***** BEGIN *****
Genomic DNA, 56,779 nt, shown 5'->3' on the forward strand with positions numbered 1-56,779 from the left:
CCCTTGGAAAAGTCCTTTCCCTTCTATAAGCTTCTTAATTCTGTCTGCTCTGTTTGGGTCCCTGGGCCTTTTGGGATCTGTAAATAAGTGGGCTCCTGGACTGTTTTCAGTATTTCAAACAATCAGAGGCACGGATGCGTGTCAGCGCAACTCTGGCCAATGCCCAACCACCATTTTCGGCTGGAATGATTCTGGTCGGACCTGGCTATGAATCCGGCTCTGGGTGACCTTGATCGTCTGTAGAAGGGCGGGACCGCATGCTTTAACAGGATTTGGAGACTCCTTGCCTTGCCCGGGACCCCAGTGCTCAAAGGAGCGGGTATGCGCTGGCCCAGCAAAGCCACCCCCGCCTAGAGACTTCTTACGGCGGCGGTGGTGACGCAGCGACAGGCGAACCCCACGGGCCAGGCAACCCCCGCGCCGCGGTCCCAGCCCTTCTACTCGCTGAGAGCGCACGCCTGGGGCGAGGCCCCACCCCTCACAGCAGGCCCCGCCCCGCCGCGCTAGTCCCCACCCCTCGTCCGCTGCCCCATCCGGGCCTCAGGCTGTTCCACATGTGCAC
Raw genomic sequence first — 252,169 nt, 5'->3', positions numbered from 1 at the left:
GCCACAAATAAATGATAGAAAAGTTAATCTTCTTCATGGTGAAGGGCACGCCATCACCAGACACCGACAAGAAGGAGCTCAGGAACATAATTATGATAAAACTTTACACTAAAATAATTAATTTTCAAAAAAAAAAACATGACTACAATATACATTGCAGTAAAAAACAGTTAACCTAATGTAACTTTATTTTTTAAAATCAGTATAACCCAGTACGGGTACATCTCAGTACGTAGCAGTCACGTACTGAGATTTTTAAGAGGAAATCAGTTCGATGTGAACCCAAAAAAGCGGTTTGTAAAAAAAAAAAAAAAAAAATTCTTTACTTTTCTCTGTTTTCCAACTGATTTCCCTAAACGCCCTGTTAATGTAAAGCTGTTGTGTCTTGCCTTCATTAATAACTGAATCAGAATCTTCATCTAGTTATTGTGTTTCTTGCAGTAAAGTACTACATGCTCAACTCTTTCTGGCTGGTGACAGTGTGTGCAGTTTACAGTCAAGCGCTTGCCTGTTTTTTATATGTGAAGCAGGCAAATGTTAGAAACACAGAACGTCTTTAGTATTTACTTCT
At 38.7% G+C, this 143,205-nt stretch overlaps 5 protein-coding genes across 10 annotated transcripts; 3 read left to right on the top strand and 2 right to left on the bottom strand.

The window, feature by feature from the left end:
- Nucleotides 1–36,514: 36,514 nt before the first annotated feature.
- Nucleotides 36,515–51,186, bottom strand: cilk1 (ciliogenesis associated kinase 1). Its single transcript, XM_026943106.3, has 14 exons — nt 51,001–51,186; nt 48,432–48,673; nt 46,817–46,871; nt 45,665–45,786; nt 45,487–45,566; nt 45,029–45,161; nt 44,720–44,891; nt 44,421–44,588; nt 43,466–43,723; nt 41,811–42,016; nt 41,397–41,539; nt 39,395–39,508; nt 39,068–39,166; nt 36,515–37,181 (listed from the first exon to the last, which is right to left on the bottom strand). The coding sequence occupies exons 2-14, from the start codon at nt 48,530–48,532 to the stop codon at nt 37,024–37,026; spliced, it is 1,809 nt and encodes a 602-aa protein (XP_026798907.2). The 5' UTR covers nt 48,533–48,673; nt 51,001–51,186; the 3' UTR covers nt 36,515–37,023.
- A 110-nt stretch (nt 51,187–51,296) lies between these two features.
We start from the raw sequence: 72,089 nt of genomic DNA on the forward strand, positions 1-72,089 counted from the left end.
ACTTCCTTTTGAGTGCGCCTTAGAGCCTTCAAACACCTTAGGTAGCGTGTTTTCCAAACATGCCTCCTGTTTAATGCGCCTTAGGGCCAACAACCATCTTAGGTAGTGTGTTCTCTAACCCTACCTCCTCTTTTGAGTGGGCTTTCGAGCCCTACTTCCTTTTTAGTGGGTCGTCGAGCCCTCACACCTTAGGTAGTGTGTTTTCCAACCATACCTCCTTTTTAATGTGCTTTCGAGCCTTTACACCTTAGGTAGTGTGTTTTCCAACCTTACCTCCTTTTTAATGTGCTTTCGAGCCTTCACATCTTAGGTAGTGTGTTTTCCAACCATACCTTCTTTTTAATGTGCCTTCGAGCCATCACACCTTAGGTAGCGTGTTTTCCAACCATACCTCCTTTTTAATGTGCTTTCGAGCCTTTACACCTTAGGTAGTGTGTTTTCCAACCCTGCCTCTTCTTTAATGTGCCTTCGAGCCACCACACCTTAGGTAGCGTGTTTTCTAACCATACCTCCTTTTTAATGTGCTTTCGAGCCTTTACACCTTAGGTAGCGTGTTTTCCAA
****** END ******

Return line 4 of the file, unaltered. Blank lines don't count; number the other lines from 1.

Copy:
GCCACAAATAAATGATAGAAAAGTTAATCTTCTTCATGGTGAAGGGCACGCCATCACCAGACACCGACAAGAAGGAGCTCAGGAACATAATTATGATAAAACTTTACACTAAAATAATTAATTTTCAAAAAAAAAAACATGACTACAATATACATTGCAGTAAAAAACAGTTAACCTAATGTAACTTTATTTTTTAAAATCAGTATAACCCAGTACGGGTACATCTCAGTACGTAGCAGTCACGTACTGAGATTTTTAAGAGGAAATCAGTTCGATGTGAACCCAAAAAAGCGGTTTGTAAAAAAAAAAAAAAAAAAATTCTTTACTTTTCTCTGTTTTCCAACTGATTTCCCTAAACGCCCTGTTAATGTAAAGCTGTTGTGTCTTGCCTTCATTAATAACTGAATCAGAATCTTCATCTAGTTATTGTGTTTCTTGCAGTAAAGTACTACATGCTCAACTCTTTCTGGCTGGTGACAGTGTGTGCAGTTTACAGTCAAGCGCTTGCCTGTTTTTTATATGTGAAGCAGGCAAATGTTAGAAACACAGAACGTCTTTAGTATTTACTTCT